Face Masks

It had to come to this …

Having to endure the lock-down of the pandemic isn’t enough. Every day another story of some huckster trying to take advantage of the situation.

They saying goes, “when you have lemons, make lemonade”. So what is an artist to do? Hiding in the studio is not enough. So, I will join the ne’er-do-wells and offer some of my art on face masks, Yes, you read that right. Pathetic isn’t it? But for just 14 bucks you too can be elegantly and stylishly dressed when braving the cruel world out there. Each! And shipping is extra. No, not a rip-off, mind you this stylish art, not medical protection.

Oh, yes, I should tell you how to get this, most current, bit of art.

Ludwig Keck Designer Face Masks

.:. © 2020 Ludwig Keck

The Marine

“The Marine”

It was on the morning of June 14th, 2019, when I first became acquainted with the sculpture that I call here “The Marine”. The dedication of the Peachtree Corners Veterans Monument was scheduled for Saturday, June 15, the following day.

The final installations were now underway.

Sculptor Chad Fisher had arrived with his team and a truck with the seven sculptures for the monument.

The bronzes were carefully unloaded and taken to the oval with a forklift.

Here “The Marine” is being brought in with Chad walking alongside, making sure that all are handled with the utmost care.

The mounting patterns were measured to allow the pedestals to be drilled to match each sculpture.

One by one the sculptures were lifted by crane and installed, the mounting rods carefully inserted into the holes filled with epoxy.

Final touches and then the sculptured were wrapped for the ceremony on the next day.


“The Marine” (second from left) and the other sculptured now awaited the unveiling at the dedication ceremony.

Saturday, June 15, 2019 was a bright and sunny day in Peachtree Corners. The crowd gathered, there were short speeches and the bronzes were unveiled.

PC Veterans Monument Dedication

PC Veterans Monument Dedication

“The Marine” stands on a pedestal inscribed with the words, “PROUD BUT WEARY MARINE – WORLD WAR II ERA”.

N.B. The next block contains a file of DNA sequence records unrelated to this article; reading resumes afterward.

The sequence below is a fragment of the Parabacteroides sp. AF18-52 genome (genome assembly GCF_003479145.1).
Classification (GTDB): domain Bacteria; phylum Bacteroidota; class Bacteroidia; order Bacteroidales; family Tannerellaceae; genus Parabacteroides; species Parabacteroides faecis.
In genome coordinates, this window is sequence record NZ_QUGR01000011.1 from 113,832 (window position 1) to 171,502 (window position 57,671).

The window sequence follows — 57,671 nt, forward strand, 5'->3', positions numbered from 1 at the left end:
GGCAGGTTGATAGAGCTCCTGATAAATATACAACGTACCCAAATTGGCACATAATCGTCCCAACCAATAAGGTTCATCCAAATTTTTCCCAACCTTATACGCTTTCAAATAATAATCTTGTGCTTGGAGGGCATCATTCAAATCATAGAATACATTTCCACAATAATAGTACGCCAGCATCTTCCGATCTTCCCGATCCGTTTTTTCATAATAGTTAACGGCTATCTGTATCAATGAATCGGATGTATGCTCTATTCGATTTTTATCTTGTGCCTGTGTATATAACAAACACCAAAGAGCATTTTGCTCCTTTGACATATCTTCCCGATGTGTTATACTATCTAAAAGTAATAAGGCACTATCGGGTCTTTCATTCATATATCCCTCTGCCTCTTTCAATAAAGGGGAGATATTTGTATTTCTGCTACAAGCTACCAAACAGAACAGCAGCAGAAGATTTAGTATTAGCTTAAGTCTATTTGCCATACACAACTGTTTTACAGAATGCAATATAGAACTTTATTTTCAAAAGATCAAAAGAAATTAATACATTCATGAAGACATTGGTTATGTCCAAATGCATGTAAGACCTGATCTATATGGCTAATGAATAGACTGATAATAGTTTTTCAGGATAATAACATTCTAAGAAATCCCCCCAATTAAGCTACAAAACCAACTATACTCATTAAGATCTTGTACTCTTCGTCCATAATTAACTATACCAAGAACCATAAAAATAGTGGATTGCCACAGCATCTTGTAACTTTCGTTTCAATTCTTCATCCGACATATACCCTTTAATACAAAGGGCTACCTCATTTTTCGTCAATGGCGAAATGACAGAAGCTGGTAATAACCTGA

My own ode to “The Marine” is available for purchase so you may proudly display an image of American strength and dedication (click the image below).

The Marine


.:. © 2019 Ludwig Keck

Photoodles – 5

Using Microsoft Office for Photoodling

The photo tools in Word, Excel, and PowerPoint in Microsoft Office offer some wonderful ways of wasting time honing creativity. In this article we take a look at selecting parts of images, and layering of images.

Here is a really fast and easy photoodle. A photo of a hibiscus blossom. It is an ok photo as is, but we’ll make it into a quick work of art.

When I plan to work up areas of the same image differently, as we will do here, I insert the “picture”, click on it, press Ctrl-C then Ctrl-V and I have copied and pasted a copy of it. When an image is selected, click the Picture Tools tab to show the ribbon with all the options.

My “base image” is blurred with the  Artistic EffectGlass“, and then darkened with the Corrections tool as you can see in the illustration here.

On to the copy of the image to demonstrate Background Removal.

As soon as you click on Remove Background the app attempts to follow the instruction. For many photos that works amazingly well, as it does here. The color overlay shows what will be removed. Here it missed just a couple areas on either side of the blossom.

Use the Mark Areas to Remove tool to indicate what is to be removed. Just a little line inside the area will do. The app looks for borders and removes the marked shade with a fairly wide tolerance. Here it took just two short swipes. Click Keep Changes and the job is done.

On some photos the background remover tool has to be directed a bit more. Here is another photo, this one rather busy. Again I duplicated the image. The second one, the one where I do my selection, will need to be mover over the first one. To allow that the icon nect to the picture is used to select the “Over Text”  option as shown in the illustration here.

You can see it missed badly on this photo. There are a number of areas to keep and others to remove. With the Mark Areas to Keep and Mark Areas to Remove tools the job this accomplished in short order. As soon as you mark an area the selection is made. Keep using the tools until the desired part of the photo is selected. The parts under the color will be turned white.

Now back to the first-inserted images that will serve as the new backgrounds. For the hibiscus I selected the Glass effect as I explained above. For the old-man dancer I used Line Drawing as shown here.

Now all that is left is to drag the selected images over their backgrounds. That is straightforward. When the images align you even get the final proper positioning done and it is shown with indicator lines.

The final works of art have to be preserved with screen captures. Sorry there is no way to export the stacked pictures as an image.

Here are my masterpieces.

A bit of cropping and reprocessing into a larger image and we get this. How? That another story.


© 2018 Ludwig Keck